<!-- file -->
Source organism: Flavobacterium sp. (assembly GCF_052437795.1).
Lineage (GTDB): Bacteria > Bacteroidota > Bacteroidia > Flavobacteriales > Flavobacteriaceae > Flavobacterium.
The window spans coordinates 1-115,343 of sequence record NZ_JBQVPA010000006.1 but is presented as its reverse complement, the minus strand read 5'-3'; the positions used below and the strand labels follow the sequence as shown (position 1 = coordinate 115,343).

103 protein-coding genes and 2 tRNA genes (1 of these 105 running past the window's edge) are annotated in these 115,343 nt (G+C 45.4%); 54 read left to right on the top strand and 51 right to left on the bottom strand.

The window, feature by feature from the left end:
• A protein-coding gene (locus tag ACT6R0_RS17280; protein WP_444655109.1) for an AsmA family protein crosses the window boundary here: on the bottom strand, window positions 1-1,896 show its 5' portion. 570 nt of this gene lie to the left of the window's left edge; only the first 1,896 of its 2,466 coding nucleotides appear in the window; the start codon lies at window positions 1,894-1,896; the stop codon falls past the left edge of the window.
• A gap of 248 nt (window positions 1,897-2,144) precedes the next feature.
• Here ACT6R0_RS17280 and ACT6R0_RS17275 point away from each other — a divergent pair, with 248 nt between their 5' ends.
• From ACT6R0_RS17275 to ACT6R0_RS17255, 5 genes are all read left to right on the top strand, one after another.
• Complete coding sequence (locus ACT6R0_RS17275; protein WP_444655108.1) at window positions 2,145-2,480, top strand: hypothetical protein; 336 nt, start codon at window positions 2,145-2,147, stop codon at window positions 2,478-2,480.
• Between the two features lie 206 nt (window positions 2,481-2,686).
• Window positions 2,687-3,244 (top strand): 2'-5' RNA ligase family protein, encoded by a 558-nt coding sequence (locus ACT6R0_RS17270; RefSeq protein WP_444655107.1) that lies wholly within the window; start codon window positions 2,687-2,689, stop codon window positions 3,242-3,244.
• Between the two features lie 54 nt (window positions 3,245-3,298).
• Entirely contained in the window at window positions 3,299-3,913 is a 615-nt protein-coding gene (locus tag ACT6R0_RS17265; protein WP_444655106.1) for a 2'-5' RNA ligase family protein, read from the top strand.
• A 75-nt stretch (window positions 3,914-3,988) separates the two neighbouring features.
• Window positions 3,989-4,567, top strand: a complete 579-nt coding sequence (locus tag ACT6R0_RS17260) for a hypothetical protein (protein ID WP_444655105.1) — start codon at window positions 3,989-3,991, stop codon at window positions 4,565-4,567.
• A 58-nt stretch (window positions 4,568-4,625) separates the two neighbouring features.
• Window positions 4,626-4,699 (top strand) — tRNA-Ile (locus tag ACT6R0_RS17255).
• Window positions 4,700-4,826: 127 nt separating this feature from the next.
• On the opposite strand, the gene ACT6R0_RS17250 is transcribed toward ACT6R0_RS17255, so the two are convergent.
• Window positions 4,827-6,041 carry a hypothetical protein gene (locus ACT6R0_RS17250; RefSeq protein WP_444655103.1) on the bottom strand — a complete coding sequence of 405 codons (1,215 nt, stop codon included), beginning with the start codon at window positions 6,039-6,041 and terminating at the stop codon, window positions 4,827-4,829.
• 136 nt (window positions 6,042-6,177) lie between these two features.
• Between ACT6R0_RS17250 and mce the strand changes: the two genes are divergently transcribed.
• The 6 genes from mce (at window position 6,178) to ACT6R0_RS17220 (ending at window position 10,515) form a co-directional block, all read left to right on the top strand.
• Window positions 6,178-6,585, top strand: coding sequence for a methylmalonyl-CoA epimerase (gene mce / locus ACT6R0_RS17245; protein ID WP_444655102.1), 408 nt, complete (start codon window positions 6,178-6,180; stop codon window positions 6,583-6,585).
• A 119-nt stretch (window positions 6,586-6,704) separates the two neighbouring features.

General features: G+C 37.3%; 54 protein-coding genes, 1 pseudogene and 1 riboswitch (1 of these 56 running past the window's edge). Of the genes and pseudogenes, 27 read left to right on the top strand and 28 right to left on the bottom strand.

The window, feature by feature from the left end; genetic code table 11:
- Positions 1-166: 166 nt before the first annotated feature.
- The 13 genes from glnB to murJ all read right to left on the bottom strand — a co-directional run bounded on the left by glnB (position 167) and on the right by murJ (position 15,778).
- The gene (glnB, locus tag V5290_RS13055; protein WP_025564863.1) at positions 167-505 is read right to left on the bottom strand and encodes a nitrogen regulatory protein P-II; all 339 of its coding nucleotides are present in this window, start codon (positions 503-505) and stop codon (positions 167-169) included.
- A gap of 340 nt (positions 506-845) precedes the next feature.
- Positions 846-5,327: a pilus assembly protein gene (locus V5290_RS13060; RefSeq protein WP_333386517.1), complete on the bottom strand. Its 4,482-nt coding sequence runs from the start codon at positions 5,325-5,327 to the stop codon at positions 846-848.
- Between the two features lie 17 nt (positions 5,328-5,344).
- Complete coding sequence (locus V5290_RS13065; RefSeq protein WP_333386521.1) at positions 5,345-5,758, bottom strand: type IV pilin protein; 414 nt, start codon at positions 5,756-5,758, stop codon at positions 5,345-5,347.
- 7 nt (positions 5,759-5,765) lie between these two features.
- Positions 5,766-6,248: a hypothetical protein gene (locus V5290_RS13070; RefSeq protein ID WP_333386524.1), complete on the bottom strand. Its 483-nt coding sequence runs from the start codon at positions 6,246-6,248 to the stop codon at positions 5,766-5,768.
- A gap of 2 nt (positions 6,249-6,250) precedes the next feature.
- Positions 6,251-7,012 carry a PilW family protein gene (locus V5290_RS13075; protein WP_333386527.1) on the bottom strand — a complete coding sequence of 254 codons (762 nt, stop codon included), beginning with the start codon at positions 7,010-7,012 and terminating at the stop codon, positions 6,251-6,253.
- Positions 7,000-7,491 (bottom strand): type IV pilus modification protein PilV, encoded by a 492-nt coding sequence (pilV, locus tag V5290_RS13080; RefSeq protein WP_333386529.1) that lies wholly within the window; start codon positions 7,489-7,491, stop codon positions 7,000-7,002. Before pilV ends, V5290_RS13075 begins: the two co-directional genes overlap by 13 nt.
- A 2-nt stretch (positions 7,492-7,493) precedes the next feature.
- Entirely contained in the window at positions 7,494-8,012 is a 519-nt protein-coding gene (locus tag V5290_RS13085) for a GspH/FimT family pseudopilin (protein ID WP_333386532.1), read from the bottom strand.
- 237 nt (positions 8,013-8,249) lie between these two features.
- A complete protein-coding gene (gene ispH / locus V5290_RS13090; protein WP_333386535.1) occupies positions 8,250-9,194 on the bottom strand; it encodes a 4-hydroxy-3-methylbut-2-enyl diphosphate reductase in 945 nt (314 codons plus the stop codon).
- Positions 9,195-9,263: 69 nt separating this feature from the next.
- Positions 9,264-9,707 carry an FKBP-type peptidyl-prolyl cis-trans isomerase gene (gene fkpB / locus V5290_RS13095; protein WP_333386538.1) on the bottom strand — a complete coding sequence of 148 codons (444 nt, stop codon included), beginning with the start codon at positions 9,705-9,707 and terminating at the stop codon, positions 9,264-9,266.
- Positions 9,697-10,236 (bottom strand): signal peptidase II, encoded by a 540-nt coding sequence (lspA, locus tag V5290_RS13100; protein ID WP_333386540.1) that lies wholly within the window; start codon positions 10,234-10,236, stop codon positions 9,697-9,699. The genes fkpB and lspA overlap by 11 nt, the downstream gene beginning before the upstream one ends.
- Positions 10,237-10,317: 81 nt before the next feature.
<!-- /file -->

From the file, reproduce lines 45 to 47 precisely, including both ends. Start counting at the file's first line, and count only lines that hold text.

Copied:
- Positions 9,195-9,263: 69 nt separating this feature from the next.
- Positions 9,264-9,707 carry an FKBP-type peptidyl-prolyl cis-trans isomerase gene (gene fkpB / locus V5290_RS13095; protein WP_333386538.1) on the bottom strand — a complete coding sequence of 148 codons (444 nt, stop codon included), beginning with the start codon at positions 9,705-9,707 and terminating at the stop codon, positions 9,264-9,266.
- Positions 9,697-10,236 (bottom strand): signal peptidase II, encoded by a 540-nt coding sequence (lspA, locus tag V5290_RS13100; protein ID WP_333386540.1) that lies wholly within the window; start codon positions 10,234-10,236, stop codon positions 9,697-9,699. The genes fkpB and lspA overlap by 11 nt, the downstream gene beginning before the upstream one ends.